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Concrete cinder blocks are one of the most common, durable, and cost-effective building materials. They’re used for everything from garage construction to making raised beds in your garden, and no matter who you are, they will come in useful for something.
They have a range of versatile uses, though their primary use is walls, which include both interior and exterior structural walls, partition, retaining, and basement walls.
The only challenge that stands between you and using cinder blocks is their weight. For construction, the heavy weight of cinder blocks is a benefit, but it can pose a few challenges – will your floors support their weight? How many can your truck take?
In this article, I will examine the average weight of different cinder block sizes.
Average Weight of 3 Common Cinder Block Sizes
Cinder blocks (also known as breeze blocks in the UK) began being used ardently with advancements of block machinery around the start of the 20th century. Innovations in production in the Portland cement industry, as well as good marketing and exposure at the 1904 St. Louis Purchase Exposition, lead to their increased popularity and use.
Concrete masonry units (represented by CMA in short form), are made of a mixture of cement, sand, and water. Cinder blocks are special, as they use industrial and household waste (cold ciders/ash from fires) as their filler component, in the place of sand.
Today, if ash isn’t available, volcanic pumice might be used in its place. This makes cider blocks lighter than non-aggregate concrete masonry units, though they are still of considerable heft.
Cinder blocks are hollow and rectangular, with the hollow part often used for metal reinforcement, or additional concrete for higher resistance.
When investigating the weight of different cinder block sizes, we have to use the qualifier ‘average’, as it is nigh impossible to find a precise, consistent weight for all cinder blocks, even if they are the same dimensions.
Stores that specialize in masonry products might stock different weights of bricks to Lowe’s or Home Depot, despite them being the same size. Despite masonry standards, these differences could be attributed to the quantity and quality of materials going into the production, natural deviations in density, different end styles, etc.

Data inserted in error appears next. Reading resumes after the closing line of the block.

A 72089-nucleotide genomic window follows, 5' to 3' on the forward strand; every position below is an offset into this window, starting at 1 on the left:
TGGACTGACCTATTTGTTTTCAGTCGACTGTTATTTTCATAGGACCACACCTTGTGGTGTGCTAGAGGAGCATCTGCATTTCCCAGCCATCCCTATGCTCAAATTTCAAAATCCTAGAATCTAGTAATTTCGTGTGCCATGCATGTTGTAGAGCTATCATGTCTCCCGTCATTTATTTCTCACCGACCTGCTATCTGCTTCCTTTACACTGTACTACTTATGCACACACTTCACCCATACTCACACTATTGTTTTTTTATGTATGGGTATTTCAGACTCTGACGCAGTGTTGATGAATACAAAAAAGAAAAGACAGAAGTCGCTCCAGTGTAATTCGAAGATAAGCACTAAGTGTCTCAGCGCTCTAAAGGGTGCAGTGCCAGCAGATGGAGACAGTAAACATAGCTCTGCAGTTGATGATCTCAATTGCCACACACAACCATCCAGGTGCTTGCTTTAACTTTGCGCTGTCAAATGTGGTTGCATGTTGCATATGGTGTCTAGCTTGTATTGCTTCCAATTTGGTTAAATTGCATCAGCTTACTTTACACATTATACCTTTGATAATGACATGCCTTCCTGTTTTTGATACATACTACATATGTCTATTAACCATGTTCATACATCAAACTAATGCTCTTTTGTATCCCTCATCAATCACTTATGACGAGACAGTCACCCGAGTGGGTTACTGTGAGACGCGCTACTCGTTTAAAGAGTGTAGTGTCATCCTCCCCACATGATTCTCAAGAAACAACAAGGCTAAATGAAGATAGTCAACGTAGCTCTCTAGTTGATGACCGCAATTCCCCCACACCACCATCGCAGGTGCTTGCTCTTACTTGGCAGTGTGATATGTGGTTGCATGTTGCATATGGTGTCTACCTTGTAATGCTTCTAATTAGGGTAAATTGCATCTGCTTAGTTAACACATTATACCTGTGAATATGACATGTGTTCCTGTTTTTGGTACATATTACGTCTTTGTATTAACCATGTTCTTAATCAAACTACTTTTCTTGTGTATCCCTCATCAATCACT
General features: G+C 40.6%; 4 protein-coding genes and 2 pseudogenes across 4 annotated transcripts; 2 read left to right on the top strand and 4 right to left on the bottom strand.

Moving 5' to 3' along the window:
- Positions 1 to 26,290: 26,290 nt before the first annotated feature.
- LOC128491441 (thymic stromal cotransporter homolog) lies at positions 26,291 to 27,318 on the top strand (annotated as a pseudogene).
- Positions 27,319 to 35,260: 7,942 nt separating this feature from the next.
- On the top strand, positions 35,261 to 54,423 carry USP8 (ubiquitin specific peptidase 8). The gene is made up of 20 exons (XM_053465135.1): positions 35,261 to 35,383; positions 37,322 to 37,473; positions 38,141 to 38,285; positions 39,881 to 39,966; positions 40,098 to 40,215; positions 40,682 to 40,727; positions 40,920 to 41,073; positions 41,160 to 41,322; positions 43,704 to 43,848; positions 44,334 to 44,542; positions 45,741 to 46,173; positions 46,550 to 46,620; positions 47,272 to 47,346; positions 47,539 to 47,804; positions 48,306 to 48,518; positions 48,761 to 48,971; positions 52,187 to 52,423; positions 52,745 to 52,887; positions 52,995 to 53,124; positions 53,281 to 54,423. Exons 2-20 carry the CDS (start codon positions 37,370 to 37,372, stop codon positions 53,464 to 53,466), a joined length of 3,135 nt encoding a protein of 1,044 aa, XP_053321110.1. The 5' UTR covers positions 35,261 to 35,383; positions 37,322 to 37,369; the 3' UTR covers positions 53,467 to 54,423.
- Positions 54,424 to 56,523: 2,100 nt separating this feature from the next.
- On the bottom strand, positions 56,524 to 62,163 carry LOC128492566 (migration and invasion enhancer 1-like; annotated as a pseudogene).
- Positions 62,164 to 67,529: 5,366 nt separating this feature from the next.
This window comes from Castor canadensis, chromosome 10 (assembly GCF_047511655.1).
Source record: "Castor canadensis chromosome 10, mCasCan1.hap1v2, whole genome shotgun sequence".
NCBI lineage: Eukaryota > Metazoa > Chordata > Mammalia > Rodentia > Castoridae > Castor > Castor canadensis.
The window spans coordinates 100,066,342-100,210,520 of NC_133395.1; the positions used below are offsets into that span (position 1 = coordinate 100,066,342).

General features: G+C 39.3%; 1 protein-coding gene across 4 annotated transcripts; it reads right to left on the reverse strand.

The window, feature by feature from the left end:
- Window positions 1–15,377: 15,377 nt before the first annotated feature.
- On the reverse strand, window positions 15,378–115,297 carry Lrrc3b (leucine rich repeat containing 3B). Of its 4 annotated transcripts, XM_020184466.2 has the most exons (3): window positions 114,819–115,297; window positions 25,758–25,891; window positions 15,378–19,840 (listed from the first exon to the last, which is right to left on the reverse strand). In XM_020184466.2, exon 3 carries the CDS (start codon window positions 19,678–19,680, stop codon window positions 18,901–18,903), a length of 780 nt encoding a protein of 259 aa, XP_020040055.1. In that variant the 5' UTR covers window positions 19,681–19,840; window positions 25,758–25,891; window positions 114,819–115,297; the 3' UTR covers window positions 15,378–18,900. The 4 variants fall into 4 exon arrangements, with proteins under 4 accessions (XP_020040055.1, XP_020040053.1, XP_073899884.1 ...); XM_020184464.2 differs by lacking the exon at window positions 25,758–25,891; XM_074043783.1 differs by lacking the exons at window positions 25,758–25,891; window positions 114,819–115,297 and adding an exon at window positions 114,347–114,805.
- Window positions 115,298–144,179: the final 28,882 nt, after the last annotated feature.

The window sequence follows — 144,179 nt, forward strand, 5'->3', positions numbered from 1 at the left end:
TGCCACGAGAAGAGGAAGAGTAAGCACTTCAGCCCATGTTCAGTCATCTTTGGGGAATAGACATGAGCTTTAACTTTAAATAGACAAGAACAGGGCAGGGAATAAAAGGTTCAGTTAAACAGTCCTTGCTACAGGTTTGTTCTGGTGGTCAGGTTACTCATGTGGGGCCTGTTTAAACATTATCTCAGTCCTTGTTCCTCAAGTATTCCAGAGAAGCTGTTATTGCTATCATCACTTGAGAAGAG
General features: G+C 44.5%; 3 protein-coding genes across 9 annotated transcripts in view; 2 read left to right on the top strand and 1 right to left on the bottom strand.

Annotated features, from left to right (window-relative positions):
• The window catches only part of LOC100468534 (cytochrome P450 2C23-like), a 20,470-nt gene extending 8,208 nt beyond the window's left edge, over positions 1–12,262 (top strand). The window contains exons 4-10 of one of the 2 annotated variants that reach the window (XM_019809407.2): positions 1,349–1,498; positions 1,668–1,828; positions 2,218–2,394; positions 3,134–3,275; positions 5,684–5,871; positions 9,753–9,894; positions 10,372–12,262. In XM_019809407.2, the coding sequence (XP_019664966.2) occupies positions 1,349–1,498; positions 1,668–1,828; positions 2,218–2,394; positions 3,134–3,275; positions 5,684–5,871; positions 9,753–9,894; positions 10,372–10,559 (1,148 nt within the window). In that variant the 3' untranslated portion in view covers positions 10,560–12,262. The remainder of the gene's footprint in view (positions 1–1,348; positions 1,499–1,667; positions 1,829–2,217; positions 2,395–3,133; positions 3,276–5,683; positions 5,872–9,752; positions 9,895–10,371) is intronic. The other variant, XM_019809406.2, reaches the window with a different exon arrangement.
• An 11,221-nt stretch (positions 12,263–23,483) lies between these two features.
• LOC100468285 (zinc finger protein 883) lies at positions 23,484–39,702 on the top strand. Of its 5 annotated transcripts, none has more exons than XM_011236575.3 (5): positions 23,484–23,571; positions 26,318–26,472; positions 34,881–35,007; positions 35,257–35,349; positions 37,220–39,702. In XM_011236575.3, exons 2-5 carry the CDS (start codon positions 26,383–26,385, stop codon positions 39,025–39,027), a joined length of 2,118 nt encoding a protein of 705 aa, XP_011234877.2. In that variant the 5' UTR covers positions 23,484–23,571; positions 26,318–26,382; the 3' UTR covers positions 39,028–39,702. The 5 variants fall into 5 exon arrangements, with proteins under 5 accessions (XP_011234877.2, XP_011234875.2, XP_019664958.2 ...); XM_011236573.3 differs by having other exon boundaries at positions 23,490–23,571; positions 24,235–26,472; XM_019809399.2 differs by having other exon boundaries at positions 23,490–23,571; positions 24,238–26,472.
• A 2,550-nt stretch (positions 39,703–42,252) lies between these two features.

Professional builders will often use a diverse away of cinder blocks in construction, but the average homeowner, homesteader, prepper, or DIYer only really needs to know about the three most common blocks – 8’’ x 2’’ x 16’’, 8’’ x 4’’ x 16’’ and the most common 8’’ x 8’’ x 16’’ hollow blocks.
8’’ x 2’’ x 16’’ Cinder Block Standard Weight
These small, flat building blocks, from paving slabs for pathways, to use as decorative capstone over other hollow cinder blocks underneath. Online, masonry stores and home improvement shops list the average weight as 16 pounds (7.26 kg), though there is wiggle room, with around 2.5 pounds potential standard difference from this average weight.
8’’ x 4’’ x 16’’ Cinder Block Standard Weight
These blocks are halfway between the 8’’ x 2’’ x 16’’, and the most common cinder block, 8’’ x 8’’ x 16’’. They’re a solid block, which can make them difficult to transport, as they are dense and compact, in addition to lacking angles for easy lifting (as the larger block has), and cannot be easily slid about (as the smaller block can).
The average 8’’ x 4’’ x 16’’ cinder block weighs 33 pounds (or 15 kg). Again, there is wiggle room for this, and differences between manufacturers, materials, and styles of block can affect the weight. Most standard 8’’ x 4’’ x 16’’ cinder blocks fall between the 30 to 34.5 pounds mark.
8’’ x 8’’ x 16’’ Cinder Block Standard Weight